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In a way, we always have questions about Syracuse football
As usual, it seems like a great time to preview the Syracuse Orange football season. Naturally, we’ve all got questions about how Syracuse is going to perform in a crazy 2020 that continues to throw punches left and right. Today, we’ve got the TNIAAM staff putting forward one question that they have about the current Syracuse football team. What do we want to know about this squad?
Kevin – How will the Syracuse defense create pressure on opposing quarterbacks?
My question for the upcoming season is how will the Syracuse defense create pressure on opposing quarterbacks? With the departure of Alton Robinson and Kendall Coleman and the switch to the 3-3-5 defense, will we see a lot of blitzing this Fall? If so, will it just be the linebackers or are we going to see the defensive backs utilized in the pressure game more than in the past?
Steve – What new wrinkles will Sterlin Gilbert bring to the Babers offense?
While Gilbert comes from the same coaching tree, groomed under our head man, himself, he’s also had some influence peppered in there from a few other notable college coaches, most notably Charlie Strong. He also worked as an OC under Philip Montgomery, who was an OC in this type of system before taking over the head coaching position at Tulsa. Do we see the same trap-heavy run game and sideline push that we did under the Lynch era, or will we be pushing outside that bubble and diversifying the play calling more? The core tenets will be similar, but what Dino and Gilbert can do with what should be an improved offensive front, and hopefully a more stable Tommy DeVito (read: on his feet more than his back), will be foreshadowing where this offense will go.
Andy – Who steps up as an offensive weapon?
With the questions around Abdul Adams and Jarveon Howard’s participation this fall, the offense is looking like a bunch of high ceiling recruits who will get chances early to solidify roster spots. While Dino Babers offenses have shown an ability to ride the hot hand to success, I want to see which players step up into roles that force them into snaps every down. Can Taj Harris get more consistency with Tommy DeVito? Does Jawhar Jordan have what it takes to turn exciting flashes into more consistent production? Which of the five other wideouts expected to see snaps can create big plays? It’s going to be crucial for the Orange success if the O-Line isn’t improved from last year.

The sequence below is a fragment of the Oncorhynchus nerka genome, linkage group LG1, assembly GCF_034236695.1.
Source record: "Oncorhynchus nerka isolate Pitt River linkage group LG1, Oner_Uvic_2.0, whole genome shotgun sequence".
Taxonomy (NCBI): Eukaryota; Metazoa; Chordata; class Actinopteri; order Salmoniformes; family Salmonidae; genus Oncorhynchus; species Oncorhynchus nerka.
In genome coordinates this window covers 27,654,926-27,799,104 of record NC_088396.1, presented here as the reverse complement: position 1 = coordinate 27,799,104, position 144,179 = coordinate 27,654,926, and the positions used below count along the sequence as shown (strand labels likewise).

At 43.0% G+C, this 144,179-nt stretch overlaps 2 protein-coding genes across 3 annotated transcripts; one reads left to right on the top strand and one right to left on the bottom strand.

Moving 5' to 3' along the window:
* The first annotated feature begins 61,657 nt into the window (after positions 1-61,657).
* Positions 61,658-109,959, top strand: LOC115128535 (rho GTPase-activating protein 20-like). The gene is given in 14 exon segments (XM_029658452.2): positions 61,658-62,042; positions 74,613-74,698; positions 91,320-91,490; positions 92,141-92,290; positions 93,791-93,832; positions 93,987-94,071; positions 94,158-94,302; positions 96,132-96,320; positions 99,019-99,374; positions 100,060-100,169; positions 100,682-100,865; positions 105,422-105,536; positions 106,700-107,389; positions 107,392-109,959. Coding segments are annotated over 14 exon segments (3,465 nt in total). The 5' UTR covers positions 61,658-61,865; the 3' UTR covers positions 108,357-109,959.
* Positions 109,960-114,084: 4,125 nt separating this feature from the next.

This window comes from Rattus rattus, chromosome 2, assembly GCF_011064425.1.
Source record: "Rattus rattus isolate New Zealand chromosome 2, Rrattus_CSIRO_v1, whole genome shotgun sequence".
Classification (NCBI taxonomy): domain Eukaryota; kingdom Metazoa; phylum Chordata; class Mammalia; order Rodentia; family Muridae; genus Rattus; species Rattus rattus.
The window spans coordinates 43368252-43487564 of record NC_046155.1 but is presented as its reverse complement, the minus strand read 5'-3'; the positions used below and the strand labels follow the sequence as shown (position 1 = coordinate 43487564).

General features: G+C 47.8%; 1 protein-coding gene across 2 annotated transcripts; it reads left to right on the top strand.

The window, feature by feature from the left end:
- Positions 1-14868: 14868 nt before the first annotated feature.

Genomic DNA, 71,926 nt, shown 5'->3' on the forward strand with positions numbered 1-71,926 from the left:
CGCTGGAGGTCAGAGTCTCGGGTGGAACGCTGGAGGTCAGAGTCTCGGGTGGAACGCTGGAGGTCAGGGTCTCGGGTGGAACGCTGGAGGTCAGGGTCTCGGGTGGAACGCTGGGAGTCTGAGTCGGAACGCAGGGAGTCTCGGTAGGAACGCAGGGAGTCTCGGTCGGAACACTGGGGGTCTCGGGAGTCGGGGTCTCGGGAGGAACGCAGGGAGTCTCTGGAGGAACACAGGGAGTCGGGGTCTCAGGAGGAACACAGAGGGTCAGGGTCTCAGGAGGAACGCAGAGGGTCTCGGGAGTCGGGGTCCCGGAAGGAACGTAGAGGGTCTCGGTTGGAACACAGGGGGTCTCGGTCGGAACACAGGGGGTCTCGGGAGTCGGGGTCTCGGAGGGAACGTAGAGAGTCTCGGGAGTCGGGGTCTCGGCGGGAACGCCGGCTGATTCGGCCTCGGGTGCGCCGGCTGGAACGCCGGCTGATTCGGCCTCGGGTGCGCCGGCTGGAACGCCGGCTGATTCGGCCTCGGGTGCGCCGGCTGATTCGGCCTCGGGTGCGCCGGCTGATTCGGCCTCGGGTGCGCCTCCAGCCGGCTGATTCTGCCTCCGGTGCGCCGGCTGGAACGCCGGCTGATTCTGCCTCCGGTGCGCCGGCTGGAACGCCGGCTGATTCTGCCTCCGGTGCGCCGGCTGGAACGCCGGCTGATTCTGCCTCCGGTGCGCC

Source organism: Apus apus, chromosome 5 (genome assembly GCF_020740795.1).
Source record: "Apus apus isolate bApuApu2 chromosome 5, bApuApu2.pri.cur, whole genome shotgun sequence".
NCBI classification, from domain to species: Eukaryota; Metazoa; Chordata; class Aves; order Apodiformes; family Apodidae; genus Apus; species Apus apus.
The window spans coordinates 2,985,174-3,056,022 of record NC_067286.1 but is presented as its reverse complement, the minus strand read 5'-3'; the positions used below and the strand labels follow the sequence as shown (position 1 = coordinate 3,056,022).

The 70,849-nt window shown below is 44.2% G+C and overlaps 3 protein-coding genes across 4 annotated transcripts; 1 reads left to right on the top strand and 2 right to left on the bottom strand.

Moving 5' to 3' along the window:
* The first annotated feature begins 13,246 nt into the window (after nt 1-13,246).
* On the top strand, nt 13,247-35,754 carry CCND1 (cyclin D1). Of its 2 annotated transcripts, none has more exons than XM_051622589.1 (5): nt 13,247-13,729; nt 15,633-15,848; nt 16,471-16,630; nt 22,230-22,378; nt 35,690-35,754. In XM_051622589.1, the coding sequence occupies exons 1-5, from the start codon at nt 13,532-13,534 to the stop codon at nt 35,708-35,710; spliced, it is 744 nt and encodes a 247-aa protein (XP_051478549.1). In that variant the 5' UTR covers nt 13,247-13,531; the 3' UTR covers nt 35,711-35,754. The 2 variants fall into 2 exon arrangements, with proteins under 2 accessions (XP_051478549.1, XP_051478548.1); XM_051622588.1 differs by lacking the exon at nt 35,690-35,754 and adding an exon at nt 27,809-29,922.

Christian – Can the Syracuse offense set up 2nd or 3rd and short situations frequently?
As Steve mentioned, Mike Lynch offense’s saw a heavy concentration on the trap run game and the sideline push. This was achieved through pounding the ball up the middle and throwing bubble screens quite often. However, SU found itself in multiple 2nd or 3rd and long scenarios where the offense would need to get eight or more yards for a first down. You can’t always rely on Tommy DeVito’s arm to bail you out of those situations, even if the offensive line is drastically improved from 2019. It would do a lot for the players, coaches, and fans’ sanity if the offense needs less than five yards to get a 1st down. Syracuse seems to panic in those 3rd and long situations too much. Maybe the new wrinkles introduced by Gilbert that Steve mentioned and that DeVito has talked about can create opportunities where the Orange only needs a couple of yards to move the chains.
John – How does the 3-3-5 scheme help reduce big plays?
Syracuse has gotten burned by big plays in recent years. And while we can accept it when we’re also forcing a lot of turnovers, it does create an uphill battle when the offense is struggling. I’d like to see the defense strike a balance between playmaking ability (which they obviously have) and more consistency stopping big plays after allowing 195 plays of 10 or more yards last year. This may put a spotlight on the linebackers, who aren’t the team’s strength, but their development could wind up dictating a lot this season.
What’s one question that you have about the Syracuse football team? Sound off in the comments below.